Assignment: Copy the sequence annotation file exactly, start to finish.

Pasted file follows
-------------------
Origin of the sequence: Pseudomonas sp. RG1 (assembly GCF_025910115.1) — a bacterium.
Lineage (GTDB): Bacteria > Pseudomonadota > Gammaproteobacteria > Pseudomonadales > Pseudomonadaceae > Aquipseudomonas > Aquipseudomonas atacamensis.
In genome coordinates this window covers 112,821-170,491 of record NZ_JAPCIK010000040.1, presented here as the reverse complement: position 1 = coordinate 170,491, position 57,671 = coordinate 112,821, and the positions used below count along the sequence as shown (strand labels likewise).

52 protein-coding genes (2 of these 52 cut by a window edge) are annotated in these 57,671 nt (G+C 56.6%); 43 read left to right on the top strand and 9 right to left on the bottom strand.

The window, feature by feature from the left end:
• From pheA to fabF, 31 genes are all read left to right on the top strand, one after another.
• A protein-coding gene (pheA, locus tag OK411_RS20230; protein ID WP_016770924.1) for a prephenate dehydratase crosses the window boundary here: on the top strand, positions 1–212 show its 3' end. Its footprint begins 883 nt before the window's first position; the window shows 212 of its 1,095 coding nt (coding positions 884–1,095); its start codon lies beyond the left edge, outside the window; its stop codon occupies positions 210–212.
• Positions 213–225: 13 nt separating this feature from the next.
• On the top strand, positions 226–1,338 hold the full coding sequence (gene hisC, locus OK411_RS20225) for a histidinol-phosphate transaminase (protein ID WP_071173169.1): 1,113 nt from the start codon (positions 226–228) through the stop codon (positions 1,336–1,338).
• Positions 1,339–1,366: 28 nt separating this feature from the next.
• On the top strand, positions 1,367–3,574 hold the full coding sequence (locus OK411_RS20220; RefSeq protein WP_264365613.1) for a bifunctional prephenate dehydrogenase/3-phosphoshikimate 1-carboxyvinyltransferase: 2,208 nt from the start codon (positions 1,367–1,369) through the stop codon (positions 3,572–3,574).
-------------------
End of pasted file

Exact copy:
Origin of the sequence: Pseudomonas sp. RG1 (assembly GCF_025910115.1) — a bacterium.
Lineage (GTDB): Bacteria > Pseudomonadota > Gammaproteobacteria > Pseudomonadales > Pseudomonadaceae > Aquipseudomonas > Aquipseudomonas atacamensis.
In genome coordinates this window covers 112,821-170,491 of record NZ_JAPCIK010000040.1, presented here as the reverse complement: position 1 = coordinate 170,491, position 57,671 = coordinate 112,821, and the positions used below count along the sequence as shown (strand labels likewise).

52 protein-coding genes (2 of these 52 cut by a window edge) are annotated in these 57,671 nt (G+C 56.6%); 43 read left to right on the top strand and 9 right to left on the bottom strand.

The window, feature by feature from the left end:
• From pheA to fabF, 31 genes are all read left to right on the top strand, one after another.
• A protein-coding gene (pheA, locus tag OK411_RS20230; protein ID WP_016770924.1) for a prephenate dehydratase crosses the window boundary here: on the top strand, positions 1–212 show its 3' end. Its footprint begins 883 nt before the window's first position; the window shows 212 of its 1,095 coding nt (coding positions 884–1,095); its start codon lies beyond the left edge, outside the window; its stop codon occupies positions 210–212.
• Positions 213–225: 13 nt separating this feature from the next.
• On the top strand, positions 226–1,338 hold the full coding sequence (gene hisC, locus OK411_RS20225) for a histidinol-phosphate transaminase (protein ID WP_071173169.1): 1,113 nt from the start codon (positions 226–228) through the stop codon (positions 1,336–1,338).
• Positions 1,339–1,366: 28 nt separating this feature from the next.
• On the top strand, positions 1,367–3,574 hold the full coding sequence (locus OK411_RS20220; RefSeq protein WP_264365613.1) for a bifunctional prephenate dehydrogenase/3-phosphoshikimate 1-carboxyvinyltransferase: 2,208 nt from the start codon (positions 1,367–1,369) through the stop codon (positions 3,572–3,574).